Tesla’s reign at the top of electric vehicle car sales in its country of origin, the US, could soon come to a halt, with data showing that the Chevrolet Bolt – the company’s relatively new fully electric car – sold more than twice the number of cars than the Tesla Model S in the month of October.
According to figures published on Inside EVs, the Bolt sold 2,781 units in October, up about 150 from September, marking its best month to date as seen in the chart below.
Indeed, sales of the Bolt – which hit the market just 11 months ago – outnumbered those for both Tesla Model S and Model X combined, which totalled 1,970 for the month, 850 for Model X and 1,120 for the Model S.
This brings Chevrolet’s total Bolt sales for the year in the US to 17,083, which remains behind Tesla’s total Model S sales, at 20,750. Tesla has also sold a total of 16,140 Model Xs in the US in 2017.
But the Bolt was the clear winner for the month, closely followed by the Toyota Prius Prime, which sold 1,626, and the Chevy Volt (the company’s hybrid EV, which is decreasing in popularity against its all-electric cousin) sold 1,362 cars for the month.
In fourth place came the Chrysler Pacifica Hybrid (1,175), and then fifth was the Tesla Model S, with 1,120 sales.
So what is Chevy doing right with its Bolt EV? According to reports, the car’s success is linked with its affordability – it retails in the US at around $US36,000 – and its 238-mile (383km) range.
“The Bolt has passed an important middle-class milestone: you can drive for a full and harried work week, at the distance of the average American commute, with miles to spare for evening jaunts, and you won’t have to think about plugging in until Saturday,” said one reviewer.
Of course, comparing sales of Tesla’s $US100,000 (give or take) Models S and X with those of the mass market Bolt is not entirely fair. It will be interesting to see how the numbers tally when the Model 3 starts meeting its production targets, hopefully sometime next year.
But, as Venture Beat points out, Chevrolet “has the production of affordable vehicles down to a science”, and if their electric sales continue to grow at their current rate, “Tesla had better start guarding its crown.”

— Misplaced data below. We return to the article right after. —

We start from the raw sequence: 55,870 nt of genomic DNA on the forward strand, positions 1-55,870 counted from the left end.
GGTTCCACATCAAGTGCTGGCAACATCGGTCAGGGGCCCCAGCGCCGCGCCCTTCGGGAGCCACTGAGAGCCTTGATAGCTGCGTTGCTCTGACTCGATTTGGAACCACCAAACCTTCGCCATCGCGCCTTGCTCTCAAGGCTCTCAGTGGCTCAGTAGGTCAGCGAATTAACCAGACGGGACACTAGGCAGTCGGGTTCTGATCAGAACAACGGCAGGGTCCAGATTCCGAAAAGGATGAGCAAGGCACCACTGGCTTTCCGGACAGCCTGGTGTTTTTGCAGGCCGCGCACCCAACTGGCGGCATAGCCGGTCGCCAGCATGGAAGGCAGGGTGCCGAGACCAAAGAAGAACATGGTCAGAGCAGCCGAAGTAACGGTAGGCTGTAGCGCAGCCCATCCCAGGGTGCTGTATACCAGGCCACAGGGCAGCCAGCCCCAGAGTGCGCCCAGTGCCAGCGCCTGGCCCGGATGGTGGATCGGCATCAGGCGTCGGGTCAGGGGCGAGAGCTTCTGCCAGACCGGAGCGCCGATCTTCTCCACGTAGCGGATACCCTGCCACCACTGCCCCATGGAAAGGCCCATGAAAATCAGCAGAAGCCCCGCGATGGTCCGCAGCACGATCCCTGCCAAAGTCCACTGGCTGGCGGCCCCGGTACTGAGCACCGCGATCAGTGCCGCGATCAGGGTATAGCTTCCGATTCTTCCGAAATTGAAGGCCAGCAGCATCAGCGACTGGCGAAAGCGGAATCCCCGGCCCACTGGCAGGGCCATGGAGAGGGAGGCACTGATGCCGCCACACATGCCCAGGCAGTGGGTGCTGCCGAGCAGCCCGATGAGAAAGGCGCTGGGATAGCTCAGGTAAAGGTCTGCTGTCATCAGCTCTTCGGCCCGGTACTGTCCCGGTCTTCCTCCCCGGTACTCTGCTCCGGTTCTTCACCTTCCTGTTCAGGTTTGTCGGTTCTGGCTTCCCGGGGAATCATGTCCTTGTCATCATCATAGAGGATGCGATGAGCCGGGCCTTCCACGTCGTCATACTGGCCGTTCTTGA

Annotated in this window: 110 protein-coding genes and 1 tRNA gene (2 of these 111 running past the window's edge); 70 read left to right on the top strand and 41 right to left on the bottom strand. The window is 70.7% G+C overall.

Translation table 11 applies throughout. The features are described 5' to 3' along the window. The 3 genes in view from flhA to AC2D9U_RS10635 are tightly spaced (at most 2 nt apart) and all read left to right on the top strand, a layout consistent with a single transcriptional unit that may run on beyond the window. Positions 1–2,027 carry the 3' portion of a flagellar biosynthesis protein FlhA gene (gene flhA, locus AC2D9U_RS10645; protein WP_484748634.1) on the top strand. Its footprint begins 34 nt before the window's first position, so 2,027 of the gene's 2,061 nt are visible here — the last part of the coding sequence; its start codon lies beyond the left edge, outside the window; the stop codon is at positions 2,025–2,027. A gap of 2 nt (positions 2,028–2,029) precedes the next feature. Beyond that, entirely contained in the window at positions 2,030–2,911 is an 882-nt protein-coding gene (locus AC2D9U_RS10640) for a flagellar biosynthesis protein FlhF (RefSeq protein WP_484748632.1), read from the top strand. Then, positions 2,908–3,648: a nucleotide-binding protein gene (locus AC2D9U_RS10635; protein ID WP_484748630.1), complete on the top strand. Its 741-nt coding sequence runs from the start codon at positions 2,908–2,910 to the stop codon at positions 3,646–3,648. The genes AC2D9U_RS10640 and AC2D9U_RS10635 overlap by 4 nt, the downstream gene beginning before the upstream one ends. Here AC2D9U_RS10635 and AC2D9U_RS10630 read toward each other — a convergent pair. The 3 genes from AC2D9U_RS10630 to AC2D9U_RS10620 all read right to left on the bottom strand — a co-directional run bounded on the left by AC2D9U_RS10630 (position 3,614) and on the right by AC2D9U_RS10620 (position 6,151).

And this is illustrated in the chart above, which shows a steady upward trajectory in Chevy Bolt monthly sales numbers, in contrast with the ups and downs of Model S, which peaked at 4,860 in September, falling to just above 1,000 last month.
Of course, this reflects Tesla’s comparatively smaller manufacturing scale, as well as the recent production line tribulations that have prevented Model 3 delivery from getting up to speed – a problem CEO Elon Musk has warned will impact production of both Models S and X.
Tesla delivered just 222 of its mass market Model 3 cars in Q3, falling well short of its forecast Q4 target of 5,000 a week, as it works to fill an order book of more than 400,000.
In a results briefing Musk admitted to the company being in “production hell” with the Model 3, which started being drip-fed to consumers in July this year.
The company hopes to have addressed the so-called “production line bottlenecks” that are holding it up within the next three months.
This disappointment aside, Tesla notched up its 250,000th vehicle delivery in Q3, which Musk noted meant the company had grown its fleet by a factor of 100 over the past five years.
“Five years ago we had only delivered 2500 cars, so the Tesla fleet has grown by a factor of 100 over five years,” Musk told analysts.
“I would expected five years from now (for delivery growth) to be an order of magnitude, at least,” he added.
So, what happens when the Model 3 starts hitting roads by the thousand?
“Although the stock versions of the Model 3 with no additional options will lack the speed and autonomous features of the Model S, they will carry Tesla’s luxury name and sleek look at a price that is comparable to the Bolt EV,” Venture Beat says.
“We can see that those shopping for an electric vehicle are torn between practicality and luxury.
“Perhaps a model that combines a little of both will allow Tesla to defend its top position in the electric car industry. Despite the many issues plaguing Tesla’s operations at the moment, a successful release of the Model 3 could help the car maker hold onto its crown just a little longer.”
But the real winner, notes Mashable, is the electric car, with overall sales in the US charting their 25th straight month of gains in October, adding up to more 157,000 electric vehicles sold this year — a notable 30 per cent increase from 2016.
The question is, when will Australian EV sales catch up?